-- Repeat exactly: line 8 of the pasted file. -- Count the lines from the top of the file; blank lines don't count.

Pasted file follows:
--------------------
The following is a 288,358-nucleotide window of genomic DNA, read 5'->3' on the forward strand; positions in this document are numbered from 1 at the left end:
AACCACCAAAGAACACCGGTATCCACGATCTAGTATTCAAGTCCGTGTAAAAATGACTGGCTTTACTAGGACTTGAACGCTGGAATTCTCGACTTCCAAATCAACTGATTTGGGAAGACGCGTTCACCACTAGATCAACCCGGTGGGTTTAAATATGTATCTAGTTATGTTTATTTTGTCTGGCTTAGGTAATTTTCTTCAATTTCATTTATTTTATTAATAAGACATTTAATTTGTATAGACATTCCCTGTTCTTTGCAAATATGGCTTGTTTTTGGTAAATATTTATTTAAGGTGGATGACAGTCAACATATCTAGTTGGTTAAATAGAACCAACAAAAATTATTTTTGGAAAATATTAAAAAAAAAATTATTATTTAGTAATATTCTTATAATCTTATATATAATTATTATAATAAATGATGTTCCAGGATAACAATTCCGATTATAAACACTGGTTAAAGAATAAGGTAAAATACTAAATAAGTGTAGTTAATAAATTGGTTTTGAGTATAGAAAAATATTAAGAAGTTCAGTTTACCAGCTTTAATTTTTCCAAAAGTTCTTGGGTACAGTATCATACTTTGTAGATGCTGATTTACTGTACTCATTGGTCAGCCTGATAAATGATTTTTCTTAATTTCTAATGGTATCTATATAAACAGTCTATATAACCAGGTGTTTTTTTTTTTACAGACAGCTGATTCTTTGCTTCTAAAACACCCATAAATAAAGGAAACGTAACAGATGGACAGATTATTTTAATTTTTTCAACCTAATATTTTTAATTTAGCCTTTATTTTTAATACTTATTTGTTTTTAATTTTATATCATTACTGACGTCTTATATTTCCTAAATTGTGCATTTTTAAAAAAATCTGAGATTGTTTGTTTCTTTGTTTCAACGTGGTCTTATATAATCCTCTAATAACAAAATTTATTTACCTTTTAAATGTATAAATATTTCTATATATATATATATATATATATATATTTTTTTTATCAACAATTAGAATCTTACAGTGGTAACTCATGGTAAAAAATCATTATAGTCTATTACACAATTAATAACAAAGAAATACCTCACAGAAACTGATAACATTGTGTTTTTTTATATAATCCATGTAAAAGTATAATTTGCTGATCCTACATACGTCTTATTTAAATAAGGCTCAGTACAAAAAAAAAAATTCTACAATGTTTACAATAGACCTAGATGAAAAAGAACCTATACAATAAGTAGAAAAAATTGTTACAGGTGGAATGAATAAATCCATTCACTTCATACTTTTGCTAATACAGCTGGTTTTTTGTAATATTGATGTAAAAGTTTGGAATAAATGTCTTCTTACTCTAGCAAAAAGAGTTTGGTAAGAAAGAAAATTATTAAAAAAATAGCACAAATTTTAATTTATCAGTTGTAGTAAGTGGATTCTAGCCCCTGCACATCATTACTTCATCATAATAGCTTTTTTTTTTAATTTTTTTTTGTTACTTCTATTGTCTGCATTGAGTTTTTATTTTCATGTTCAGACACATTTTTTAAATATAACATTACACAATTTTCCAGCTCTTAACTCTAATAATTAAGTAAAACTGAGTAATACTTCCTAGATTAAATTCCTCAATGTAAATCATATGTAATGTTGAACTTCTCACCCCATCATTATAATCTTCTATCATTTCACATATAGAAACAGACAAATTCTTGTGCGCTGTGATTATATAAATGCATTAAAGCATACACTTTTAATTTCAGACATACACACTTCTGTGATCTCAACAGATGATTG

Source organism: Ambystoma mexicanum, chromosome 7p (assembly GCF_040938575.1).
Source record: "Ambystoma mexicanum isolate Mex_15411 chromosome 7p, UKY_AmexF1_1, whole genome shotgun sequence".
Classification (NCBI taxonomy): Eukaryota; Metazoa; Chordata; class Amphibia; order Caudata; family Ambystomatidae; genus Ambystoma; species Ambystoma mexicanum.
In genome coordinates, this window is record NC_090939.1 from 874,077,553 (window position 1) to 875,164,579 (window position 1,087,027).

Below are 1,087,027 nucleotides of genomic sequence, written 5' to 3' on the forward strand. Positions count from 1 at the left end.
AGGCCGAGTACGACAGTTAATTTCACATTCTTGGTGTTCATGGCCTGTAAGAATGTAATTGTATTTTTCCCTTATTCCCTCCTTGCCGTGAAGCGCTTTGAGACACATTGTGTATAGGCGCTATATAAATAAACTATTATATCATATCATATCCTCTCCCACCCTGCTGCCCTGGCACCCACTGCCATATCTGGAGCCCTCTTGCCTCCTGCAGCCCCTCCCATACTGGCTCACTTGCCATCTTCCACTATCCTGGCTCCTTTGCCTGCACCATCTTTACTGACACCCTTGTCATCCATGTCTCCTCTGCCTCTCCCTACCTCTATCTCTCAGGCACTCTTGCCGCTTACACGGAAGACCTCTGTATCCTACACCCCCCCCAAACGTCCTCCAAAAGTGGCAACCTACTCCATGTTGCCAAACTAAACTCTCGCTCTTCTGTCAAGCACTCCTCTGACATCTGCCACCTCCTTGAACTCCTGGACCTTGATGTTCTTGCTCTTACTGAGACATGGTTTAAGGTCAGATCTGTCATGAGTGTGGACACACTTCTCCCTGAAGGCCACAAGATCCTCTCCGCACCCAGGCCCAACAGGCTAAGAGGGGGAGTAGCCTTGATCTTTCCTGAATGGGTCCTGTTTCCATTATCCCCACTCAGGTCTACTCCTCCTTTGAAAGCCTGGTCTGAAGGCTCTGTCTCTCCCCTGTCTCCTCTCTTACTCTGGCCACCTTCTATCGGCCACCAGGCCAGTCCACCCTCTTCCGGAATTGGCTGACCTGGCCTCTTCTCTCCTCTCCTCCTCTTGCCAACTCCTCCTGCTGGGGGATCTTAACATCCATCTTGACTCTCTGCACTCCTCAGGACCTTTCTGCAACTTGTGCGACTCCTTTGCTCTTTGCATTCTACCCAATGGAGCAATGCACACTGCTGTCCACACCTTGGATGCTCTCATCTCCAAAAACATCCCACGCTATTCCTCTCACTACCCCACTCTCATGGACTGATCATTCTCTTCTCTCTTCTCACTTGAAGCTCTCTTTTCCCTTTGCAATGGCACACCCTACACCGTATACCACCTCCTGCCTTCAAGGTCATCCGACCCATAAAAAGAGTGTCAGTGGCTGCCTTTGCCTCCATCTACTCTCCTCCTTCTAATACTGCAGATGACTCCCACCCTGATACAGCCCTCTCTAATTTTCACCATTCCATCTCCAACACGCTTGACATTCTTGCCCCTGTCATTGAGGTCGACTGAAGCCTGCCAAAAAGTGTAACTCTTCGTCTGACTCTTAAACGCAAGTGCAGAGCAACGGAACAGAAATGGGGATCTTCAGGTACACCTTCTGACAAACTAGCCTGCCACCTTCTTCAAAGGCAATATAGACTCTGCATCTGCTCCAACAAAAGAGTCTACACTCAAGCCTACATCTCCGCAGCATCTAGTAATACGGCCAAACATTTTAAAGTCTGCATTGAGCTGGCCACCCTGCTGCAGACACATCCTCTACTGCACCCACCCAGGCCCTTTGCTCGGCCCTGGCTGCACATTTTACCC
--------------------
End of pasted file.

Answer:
AGGCCGAGTACGACAGTTAATTTCACATTCTTGGTGTTCATGGCCTGTAAGAATGTAATTGTATTTTTCCCTTATTCCCTCCTTGCCGTGAAGCGCTTTGAGACACATTGTGTATAGGCGCTATATAAATAAACTATTATATCATATCATATCCTCTCCCACCCTGCTGCCCTGGCACCCACTGCCATATCTGGAGCCCTCTTGCCTCCTGCAGCCCCTCCCATACTGGCTCACTTGCCATCTTCCACTATCCTGGCTCCTTTGCCTGCACCATCTTTACTGACACCCTTGTCATCCATGTCTCCTCTGCCTCTCCCTACCTCTATCTCTCAGGCACTCTTGCCGCTTACACGGAAGACCTCTGTATCCTACACCCCCCCCAAACGTCCTCCAAAAGTGGCAACCTACTCCATGTTGCCAAACTAAACTCTCGCTCTTCTGTCAAGCACTCCTCTGACATCTGCCACCTCCTTGAACTCCTGGACCTTGATGTTCTTGCTCTTACTGAGACATGGTTTAAGGTCAGATCTGTCATGAGTGTGGACACACTTCTCCCTGAAGGCCACAAGATCCTCTCCGCACCCAGGCCCAACAGGCTAAGAGGGGGAGTAGCCTTGATCTTTCCTGAATGGGTCCTGTTTCCATTATCCCCACTCAGGTCTACTCCTCCTTTGAAAGCCTGGTCTGAAGGCTCTGTCTCTCCCCTGTCTCCTCTCTTACTCTGGCCACCTTCTATCGGCCACCAGGCCAGTCCACCCTCTTCCGGAATTGGCTGACCTGGCCTCTTCTCTCCTCTCCTCCTCTTGCCAACTCCTCCTGCTGGGGGATCTTAACATCCATCTTGACTCTCTGCACTCCTCAGGACCTTTCTGCAACTTGTGCGACTCCTTTGCTCTTTGCATTCTACCCAATGGAGCAATGCACACTGCTGTCCACACCTTGGATGCTCTCATCTCCAAAAACATCCCACGCTATTCCTCTCACTACCCCACTCTCATGGACTGATCATTCTCTTCTCTCTTCTCACTTGAAGCTCTCTTTTCCCTTTGCAATGGCACACCCTACACCGTATACCACCTCCTGCCTTCAAGGTCATCCGACCCATAAAAAGAGTGTCAGTGGCTGCCTTTGCCTCCATCTACTCTCCTCCTTCTAATACTGCAGATGACTCCCACCCTGATACAGCCCTCTCTAATTTTCACCATTCCATCTCCAACACGCTTGACATTCTTGCCCCTGTCATTGAGGTCGACTGAAGCCTGCCAAAAAGTGTAACTCTTCGTCTGACTCTTAAACGCAAGTGCAGAGCAACGGAACAGAAATGGGGATCTTCAGGTACACCTTCTGACAAACTAGCCTGCCACCTTCTTCAAAGGCAATATAGACTCTGCATCTGCTCCAACAAAAGAGTCTACACTCAAGCCTACATCTCCGCAGCATCTAGTAATACGGCCAAACATTTTAAAGTCTGCATTGAGCTGGCCACCCTGCTGCAGACACATCCTCTACTGCACCCACCCAGGCCCTTTGCTCGGCCCTGGCTGCACATTTTACCC